Amid concerns across the region about how City Councils function — and what can be done when things go wrong — south metro voters stayed loyal to incumbents in last week’s primary elections.

In some races, though, newcomers are nipping at the heels of their more experienced opponents and calling for changes to the status quo.

And with this initial hurdle out of the way, candidates are refining their strategies in order to court voters in the November general elections.

Part of that is identifying key issues to put on the table. In Apple Valley, for instance, longtime mayor Mary Hamann-Roland is touting the city’s high credit rating and job growth.

But for the most part, campaign season is just beginning — websites are under construction, fliers have yet to be printed and lawn signs have yet to be placed.

Burnsville City Council member Bill Coughlin said his campaigning likely won’t start until mid-September.

“I just couldn’t imagine that people in Burnsville would want to see candidates door-knocking right away,” he said. “There’s kind of a season for each event.”

Primaries differ

During primary elections, with their typically low voter turnout and wide pool of hopefuls, candidates may approach voters differently than in general elections.

Gary Hansen, who’s in his sixth year on the Eagan City Council, said the lack of contact with the opposing side — or sides — can make primaries challenging.

“Everything is more behind-the-scenes in a primary election,” he said.

Candidates may not know their opponents’ platforms until closer to the general election. Rosemary Piekarski Krech, who’s been on the Inver Grove Heights City Council since 1999, said that not until a candidate forum in September will she know what the campaign issues are.

“This seems to be more of a low-key election year,” she said.

The campaigning that does happen during primary season is often a matter of reminding voters about the election, Hansen said. This summer, he said, he focused on appealing to his supporter base and reminding them of the importance of coming out to vote. In his door-knocking, he said, he’s already getting a sense of what constituents’ priorities are in this election — namely, low taxes and continued high-quality city infrastructure and services.

Still, Hansen said, he knows there are some voters who simply forgot about the election.

“Even though you keep reminding people that Aug. 12 is the date of the primary election, they just don’t pay as much attention to it,” he said.

Change vs. status quo

For non-incumbents, primary season may require a different approach.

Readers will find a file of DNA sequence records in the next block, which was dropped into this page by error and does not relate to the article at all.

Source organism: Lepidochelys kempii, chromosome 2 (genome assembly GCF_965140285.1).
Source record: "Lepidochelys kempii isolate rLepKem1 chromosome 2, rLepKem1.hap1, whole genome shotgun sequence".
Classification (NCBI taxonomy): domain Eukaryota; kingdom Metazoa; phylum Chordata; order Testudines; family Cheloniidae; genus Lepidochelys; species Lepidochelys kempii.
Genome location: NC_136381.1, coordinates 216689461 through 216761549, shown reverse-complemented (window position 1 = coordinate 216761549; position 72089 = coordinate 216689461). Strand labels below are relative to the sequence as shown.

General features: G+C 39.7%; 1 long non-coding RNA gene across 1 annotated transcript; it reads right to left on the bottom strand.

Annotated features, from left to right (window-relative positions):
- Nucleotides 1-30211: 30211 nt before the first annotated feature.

Without a track record to rely on, their campaigning can be more about listening to residents’ concerns — and from that, identifying pockets of support.

Gale Anderson ran for the Eagan City Council twice in the 1990s, and lost both times. Now, after hearing his fellow residents bring up concerns about issues such as the cost of a potential new fire station and safety at an affordable housing development, he’s running again, this time in tandem with candidate Dave Meyer.

“There’s an old saying that talks about how iron sharpens iron,” Anderson said. “You can sharpen each other, and have an opportunity to learn from each other.”

He said he and Meyer decided to run together because they have a similar viewpoint — including the belief that opponents Hansen and Paul Bakken have been on the council for too long. As they’ve crossed the city to door-knock, they’ve kept their eyes open for voters looking for new blood.

“If they’re looking for the status quo, that’s what they’ll get,” Anderson said. “If they’re looking for change, we’ll certainly bring in change.”

Burnsville candidate Jake Nelson said he decided to run because he feels the council needs to be more forward-thinking and connected to residents.

Unlike the two incumbent candidates, he works an hourly job — night shifts at Target.

“I see issues I feel the incumbents necessarily wouldn’t just come across in their day-to-day lives,” he said.

Much of Nelson’s campaigning has focused on sharing those experiences with residents — something he’s planning to continue as November approaches.

Preparing for fall

Incumbents who had a quiet primary season are, like their challengers, starting to gear up for November. For some, this simply means continuing the work they’re doing on the council.

Burnsville City Council incumbent Dan Kealey said he recently looked through his old campaign literature and found that he’s accomplished what he set out to do when he ran in the last two elections. He and Coughlin both said they plan to stick, for the most part, to their original platforms — including a shared dedication to fiscal conservatism.

Piekarski Krech, of Inver Grove Heights, is taking a similar approach to this election. Much of her campaigning will come out of the resident interactions she already has as a council member.

“People are busy and they have other things to do,” she said. “They don’t need someone interrupting their supper hour to hand them a flier or something.”

After more than a dozen years on the council, she said she’s hoping voters will base their decision on what they’ve seen during her time in office.

“If you don’t like the color of my hair or the necklace I wore,” she said, laughing, “there’s not much I can do about that.”